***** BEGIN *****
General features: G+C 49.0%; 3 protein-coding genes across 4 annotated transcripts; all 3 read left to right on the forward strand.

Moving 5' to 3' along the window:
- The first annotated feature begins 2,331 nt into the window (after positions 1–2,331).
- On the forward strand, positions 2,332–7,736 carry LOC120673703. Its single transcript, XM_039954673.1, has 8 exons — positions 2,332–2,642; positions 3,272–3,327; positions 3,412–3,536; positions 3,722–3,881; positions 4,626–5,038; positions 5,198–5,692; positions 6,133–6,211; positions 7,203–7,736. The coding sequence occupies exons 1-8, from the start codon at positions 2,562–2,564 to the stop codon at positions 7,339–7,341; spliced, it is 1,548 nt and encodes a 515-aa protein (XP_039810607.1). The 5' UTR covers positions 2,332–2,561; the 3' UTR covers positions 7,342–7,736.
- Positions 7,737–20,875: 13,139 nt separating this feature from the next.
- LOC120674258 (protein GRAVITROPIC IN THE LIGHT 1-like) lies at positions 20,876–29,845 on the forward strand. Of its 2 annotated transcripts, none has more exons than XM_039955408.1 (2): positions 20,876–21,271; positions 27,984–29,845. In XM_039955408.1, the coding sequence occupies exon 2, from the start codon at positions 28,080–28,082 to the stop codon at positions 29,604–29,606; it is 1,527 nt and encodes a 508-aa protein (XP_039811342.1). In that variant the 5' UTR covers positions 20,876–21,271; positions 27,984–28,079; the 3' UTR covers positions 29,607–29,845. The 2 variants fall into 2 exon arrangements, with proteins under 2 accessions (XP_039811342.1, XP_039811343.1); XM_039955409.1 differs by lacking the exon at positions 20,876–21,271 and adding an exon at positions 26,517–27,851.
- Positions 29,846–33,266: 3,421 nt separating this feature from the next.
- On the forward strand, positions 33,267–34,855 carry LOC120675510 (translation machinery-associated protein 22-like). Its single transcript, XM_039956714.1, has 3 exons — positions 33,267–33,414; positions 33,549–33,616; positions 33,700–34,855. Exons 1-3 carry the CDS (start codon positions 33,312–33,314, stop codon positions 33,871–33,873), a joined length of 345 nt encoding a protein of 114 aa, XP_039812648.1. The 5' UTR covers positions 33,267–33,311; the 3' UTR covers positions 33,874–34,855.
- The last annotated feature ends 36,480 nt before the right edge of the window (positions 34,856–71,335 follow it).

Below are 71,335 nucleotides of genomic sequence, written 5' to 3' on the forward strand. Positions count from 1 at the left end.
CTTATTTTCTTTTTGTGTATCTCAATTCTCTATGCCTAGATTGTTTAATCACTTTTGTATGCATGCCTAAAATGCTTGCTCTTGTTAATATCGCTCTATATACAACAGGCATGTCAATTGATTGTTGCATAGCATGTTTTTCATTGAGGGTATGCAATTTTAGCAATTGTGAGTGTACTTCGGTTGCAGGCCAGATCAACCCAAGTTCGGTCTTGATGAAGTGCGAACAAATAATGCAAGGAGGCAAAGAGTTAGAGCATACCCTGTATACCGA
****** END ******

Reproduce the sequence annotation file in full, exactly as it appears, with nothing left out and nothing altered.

General features: G+C 49.0%; 3 protein-coding genes across 4 annotated transcripts; all 3 read left to right on the forward strand.

Moving 5' to 3' along the window:
- The first annotated feature begins 2,331 nt into the window (after positions 1–2,331).
- On the forward strand, positions 2,332–7,736 carry LOC120673703. Its single transcript, XM_039954673.1, has 8 exons — positions 2,332–2,642; positions 3,272–3,327; positions 3,412–3,536; positions 3,722–3,881; positions 4,626–5,038; positions 5,198–5,692; positions 6,133–6,211; positions 7,203–7,736. The coding sequence occupies exons 1-8, from the start codon at positions 2,562–2,564 to the stop codon at positions 7,339–7,341; spliced, it is 1,548 nt and encodes a 515-aa protein (XP_039810607.1). The 5' UTR covers positions 2,332–2,561; the 3' UTR covers positions 7,342–7,736.
- Positions 7,737–20,875: 13,139 nt separating this feature from the next.
- LOC120674258 (protein GRAVITROPIC IN THE LIGHT 1-like) lies at positions 20,876–29,845 on the forward strand. Of its 2 annotated transcripts, none has more exons than XM_039955408.1 (2): positions 20,876–21,271; positions 27,984–29,845. In XM_039955408.1, the coding sequence occupies exon 2, from the start codon at positions 28,080–28,082 to the stop codon at positions 29,604–29,606; it is 1,527 nt and encodes a 508-aa protein (XP_039811342.1). In that variant the 5' UTR covers positions 20,876–21,271; positions 27,984–28,079; the 3' UTR covers positions 29,607–29,845. The 2 variants fall into 2 exon arrangements, with proteins under 2 accessions (XP_039811342.1, XP_039811343.1); XM_039955409.1 differs by lacking the exon at positions 20,876–21,271 and adding an exon at positions 26,517–27,851.
- Positions 29,846–33,266: 3,421 nt separating this feature from the next.
- On the forward strand, positions 33,267–34,855 carry LOC120675510 (translation machinery-associated protein 22-like). Its single transcript, XM_039956714.1, has 3 exons — positions 33,267–33,414; positions 33,549–33,616; positions 33,700–34,855. Exons 1-3 carry the CDS (start codon positions 33,312–33,314, stop codon positions 33,871–33,873), a joined length of 345 nt encoding a protein of 114 aa, XP_039812648.1. The 5' UTR covers positions 33,267–33,311; the 3' UTR covers positions 33,874–34,855.
- The last annotated feature ends 36,480 nt before the right edge of the window (positions 34,856–71,335 follow it).

Below are 71,335 nucleotides of genomic sequence, written 5' to 3' on the forward strand. Positions count from 1 at the left end.
CTTATTTTCTTTTTGTGTATCTCAATTCTCTATGCCTAGATTGTTTAATCACTTTTGTATGCATGCCTAAAATGCTTGCTCTTGTTAATATCGCTCTATATACAACAGGCATGTCAATTGATTGTTGCATAGCATGTTTTTCATTGAGGGTATGCAATTTTAGCAATTGTGAGTGTACTTCGGTTGCAGGCCAGATCAACCCAAGTTCGGTCTTGATGAAGTGCGAACAAATAATGCAAGGAGGCAAAGAGTTAGAGCATACCCTGTATACCGA